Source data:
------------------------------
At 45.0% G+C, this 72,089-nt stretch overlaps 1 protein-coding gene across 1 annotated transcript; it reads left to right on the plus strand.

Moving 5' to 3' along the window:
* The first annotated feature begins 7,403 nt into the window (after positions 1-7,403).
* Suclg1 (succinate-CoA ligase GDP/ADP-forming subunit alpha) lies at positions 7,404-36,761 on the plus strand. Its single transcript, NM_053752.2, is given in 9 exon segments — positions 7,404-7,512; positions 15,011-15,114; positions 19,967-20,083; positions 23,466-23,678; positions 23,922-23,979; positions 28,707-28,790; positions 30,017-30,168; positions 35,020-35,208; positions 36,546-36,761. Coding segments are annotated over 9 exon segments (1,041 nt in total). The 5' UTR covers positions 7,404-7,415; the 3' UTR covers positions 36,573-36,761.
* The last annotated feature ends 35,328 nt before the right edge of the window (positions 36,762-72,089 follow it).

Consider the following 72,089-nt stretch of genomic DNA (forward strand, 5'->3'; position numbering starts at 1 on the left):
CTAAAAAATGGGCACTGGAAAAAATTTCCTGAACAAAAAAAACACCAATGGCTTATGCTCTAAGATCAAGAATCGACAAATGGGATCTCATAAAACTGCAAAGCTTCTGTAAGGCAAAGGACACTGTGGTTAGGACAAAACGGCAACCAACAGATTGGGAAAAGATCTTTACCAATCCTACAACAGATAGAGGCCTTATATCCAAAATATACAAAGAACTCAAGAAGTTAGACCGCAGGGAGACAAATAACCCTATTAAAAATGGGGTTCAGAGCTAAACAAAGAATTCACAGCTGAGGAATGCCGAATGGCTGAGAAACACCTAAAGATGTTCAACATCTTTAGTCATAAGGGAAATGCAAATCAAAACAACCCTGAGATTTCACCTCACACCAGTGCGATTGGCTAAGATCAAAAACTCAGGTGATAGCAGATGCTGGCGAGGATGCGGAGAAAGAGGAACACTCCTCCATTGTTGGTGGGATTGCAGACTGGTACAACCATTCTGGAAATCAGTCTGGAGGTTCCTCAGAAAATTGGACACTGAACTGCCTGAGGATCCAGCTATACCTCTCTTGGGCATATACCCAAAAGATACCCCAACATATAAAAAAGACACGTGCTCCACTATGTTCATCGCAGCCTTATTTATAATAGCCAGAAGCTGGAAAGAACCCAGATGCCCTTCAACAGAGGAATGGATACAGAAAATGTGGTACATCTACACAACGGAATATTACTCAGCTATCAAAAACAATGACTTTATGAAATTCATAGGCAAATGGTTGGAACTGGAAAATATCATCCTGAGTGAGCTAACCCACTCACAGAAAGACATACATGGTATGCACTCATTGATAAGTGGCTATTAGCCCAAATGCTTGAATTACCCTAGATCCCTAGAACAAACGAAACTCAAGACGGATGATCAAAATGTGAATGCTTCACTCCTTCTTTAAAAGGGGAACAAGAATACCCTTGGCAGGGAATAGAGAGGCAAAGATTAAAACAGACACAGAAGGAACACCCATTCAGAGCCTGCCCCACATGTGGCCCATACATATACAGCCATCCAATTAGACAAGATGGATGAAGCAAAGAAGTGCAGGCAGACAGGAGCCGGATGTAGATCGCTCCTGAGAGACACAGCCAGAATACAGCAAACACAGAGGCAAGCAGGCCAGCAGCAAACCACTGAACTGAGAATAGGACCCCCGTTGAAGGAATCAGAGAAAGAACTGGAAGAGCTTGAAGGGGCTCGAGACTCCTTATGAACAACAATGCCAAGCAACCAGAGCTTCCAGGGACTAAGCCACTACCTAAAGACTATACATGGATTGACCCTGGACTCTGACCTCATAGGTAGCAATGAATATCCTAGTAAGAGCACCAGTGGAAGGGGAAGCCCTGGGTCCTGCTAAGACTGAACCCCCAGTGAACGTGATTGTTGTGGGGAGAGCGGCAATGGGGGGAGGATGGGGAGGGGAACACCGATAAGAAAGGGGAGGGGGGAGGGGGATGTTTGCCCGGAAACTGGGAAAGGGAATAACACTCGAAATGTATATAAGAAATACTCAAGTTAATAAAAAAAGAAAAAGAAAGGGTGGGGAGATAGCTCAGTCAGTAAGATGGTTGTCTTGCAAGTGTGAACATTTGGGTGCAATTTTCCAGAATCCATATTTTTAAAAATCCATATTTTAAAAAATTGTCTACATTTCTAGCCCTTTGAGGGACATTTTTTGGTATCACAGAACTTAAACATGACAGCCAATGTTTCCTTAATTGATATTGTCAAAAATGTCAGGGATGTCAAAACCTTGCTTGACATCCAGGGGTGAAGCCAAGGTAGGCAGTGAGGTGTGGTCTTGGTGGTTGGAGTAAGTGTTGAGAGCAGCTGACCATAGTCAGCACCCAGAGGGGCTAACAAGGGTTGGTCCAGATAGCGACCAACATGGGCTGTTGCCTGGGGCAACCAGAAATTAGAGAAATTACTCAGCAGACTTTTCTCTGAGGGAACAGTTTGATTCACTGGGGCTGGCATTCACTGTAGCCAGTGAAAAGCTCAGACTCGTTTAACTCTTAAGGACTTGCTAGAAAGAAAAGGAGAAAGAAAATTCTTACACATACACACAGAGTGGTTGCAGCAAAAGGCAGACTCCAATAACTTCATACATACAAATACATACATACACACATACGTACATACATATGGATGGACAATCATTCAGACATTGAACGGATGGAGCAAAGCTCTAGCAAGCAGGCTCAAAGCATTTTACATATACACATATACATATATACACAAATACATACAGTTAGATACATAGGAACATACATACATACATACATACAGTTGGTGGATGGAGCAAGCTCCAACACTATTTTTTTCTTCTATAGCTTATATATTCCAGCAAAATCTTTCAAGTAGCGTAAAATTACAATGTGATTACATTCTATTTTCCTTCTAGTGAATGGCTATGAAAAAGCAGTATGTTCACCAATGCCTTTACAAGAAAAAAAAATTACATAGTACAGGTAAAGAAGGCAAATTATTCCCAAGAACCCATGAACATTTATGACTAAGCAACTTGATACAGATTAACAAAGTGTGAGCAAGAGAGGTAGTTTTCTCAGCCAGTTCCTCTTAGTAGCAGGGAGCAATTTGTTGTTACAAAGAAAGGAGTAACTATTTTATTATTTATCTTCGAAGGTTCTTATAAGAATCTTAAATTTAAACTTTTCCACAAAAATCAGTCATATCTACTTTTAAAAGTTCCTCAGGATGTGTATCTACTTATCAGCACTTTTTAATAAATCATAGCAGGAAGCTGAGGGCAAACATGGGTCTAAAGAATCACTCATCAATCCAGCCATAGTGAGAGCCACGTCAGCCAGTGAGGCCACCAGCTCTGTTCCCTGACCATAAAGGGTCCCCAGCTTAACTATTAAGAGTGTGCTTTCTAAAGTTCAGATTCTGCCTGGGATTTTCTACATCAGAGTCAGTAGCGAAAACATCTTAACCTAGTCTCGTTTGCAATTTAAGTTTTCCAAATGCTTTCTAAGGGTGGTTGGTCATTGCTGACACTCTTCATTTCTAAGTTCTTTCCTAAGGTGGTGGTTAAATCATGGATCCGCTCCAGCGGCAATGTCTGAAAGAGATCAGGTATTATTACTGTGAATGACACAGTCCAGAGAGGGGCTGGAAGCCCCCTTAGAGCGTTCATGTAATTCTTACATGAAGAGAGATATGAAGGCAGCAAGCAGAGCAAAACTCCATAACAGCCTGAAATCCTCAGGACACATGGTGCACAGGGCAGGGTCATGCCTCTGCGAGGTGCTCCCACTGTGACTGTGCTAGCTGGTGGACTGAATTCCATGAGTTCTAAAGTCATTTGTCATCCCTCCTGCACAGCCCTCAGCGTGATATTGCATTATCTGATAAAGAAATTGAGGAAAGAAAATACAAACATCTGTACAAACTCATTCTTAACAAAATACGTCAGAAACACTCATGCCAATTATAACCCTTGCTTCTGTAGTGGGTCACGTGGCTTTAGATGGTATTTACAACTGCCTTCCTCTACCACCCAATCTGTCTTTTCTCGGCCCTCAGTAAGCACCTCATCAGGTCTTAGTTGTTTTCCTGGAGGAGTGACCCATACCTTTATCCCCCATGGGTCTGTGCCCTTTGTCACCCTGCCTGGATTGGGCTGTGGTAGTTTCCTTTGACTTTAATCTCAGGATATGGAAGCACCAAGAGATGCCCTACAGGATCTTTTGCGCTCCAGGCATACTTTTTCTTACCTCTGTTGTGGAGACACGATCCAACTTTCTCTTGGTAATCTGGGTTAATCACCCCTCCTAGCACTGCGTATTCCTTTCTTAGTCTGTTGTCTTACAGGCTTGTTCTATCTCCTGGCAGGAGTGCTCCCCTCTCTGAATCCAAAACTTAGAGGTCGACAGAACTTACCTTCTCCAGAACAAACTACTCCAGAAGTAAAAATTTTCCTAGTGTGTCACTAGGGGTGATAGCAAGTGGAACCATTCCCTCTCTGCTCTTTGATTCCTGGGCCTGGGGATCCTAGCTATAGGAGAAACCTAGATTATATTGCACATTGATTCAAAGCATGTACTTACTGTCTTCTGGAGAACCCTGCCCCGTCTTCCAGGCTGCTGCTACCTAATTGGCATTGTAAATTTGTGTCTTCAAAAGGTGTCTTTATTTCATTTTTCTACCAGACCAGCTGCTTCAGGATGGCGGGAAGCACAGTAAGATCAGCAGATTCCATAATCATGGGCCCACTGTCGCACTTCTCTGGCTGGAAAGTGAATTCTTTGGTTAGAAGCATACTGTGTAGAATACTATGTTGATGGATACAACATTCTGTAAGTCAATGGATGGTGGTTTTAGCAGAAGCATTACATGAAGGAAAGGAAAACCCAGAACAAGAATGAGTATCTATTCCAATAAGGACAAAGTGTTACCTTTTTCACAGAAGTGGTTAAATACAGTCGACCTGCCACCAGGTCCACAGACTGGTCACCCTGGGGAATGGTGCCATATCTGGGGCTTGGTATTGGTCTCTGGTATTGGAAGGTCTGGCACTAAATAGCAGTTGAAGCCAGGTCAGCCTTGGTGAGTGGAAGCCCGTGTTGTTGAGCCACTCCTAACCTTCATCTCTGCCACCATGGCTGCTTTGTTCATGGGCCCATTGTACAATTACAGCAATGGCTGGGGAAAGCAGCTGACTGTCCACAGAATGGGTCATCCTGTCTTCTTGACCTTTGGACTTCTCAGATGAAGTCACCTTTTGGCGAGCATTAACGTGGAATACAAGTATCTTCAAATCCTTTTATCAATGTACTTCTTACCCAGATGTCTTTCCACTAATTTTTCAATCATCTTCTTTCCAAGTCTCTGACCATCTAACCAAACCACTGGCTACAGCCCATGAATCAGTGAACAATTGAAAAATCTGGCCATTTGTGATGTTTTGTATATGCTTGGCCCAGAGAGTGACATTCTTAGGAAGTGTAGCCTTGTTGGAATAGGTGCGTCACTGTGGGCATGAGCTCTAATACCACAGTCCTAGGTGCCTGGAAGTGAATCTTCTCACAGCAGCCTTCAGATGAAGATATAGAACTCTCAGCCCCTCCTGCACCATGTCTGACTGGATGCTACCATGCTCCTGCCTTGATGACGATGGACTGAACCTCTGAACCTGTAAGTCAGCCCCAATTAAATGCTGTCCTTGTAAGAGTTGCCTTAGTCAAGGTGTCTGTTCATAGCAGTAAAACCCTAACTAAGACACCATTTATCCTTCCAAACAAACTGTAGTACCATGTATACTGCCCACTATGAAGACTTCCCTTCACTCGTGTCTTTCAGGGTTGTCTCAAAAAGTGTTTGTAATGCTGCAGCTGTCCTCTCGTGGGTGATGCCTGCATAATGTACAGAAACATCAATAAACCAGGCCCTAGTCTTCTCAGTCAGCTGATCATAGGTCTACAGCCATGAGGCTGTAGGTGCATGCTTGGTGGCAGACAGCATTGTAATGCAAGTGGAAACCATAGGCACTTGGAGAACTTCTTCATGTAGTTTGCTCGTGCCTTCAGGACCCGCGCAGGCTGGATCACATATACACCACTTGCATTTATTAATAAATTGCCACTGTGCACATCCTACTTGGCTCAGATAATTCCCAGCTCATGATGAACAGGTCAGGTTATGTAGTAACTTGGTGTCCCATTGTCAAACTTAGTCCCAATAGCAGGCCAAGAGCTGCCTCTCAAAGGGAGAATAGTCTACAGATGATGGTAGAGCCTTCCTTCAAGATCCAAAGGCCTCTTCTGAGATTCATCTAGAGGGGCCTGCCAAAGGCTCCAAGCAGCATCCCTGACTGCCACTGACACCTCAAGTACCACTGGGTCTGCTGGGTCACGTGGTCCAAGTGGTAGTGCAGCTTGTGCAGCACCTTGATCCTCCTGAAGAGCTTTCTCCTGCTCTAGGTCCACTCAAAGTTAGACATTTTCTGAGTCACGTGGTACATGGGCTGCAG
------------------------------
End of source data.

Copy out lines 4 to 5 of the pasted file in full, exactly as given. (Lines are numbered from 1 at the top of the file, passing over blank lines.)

* Suclg1 (succinate-CoA ligase GDP/ADP-forming subunit alpha) lies at positions 7,404-36,761 on the plus strand. Its single transcript, NM_053752.2, is given in 9 exon segments — positions 7,404-7,512; positions 15,011-15,114; positions 19,967-20,083; positions 23,466-23,678; positions 23,922-23,979; positions 28,707-28,790; positions 30,017-30,168; positions 35,020-35,208; positions 36,546-36,761. Coding segments are annotated over 9 exon segments (1,041 nt in total). The 5' UTR covers positions 7,404-7,415; the 3' UTR covers positions 36,573-36,761.
* The last annotated feature ends 35,328 nt before the right edge of the window (positions 36,762-72,089 follow it).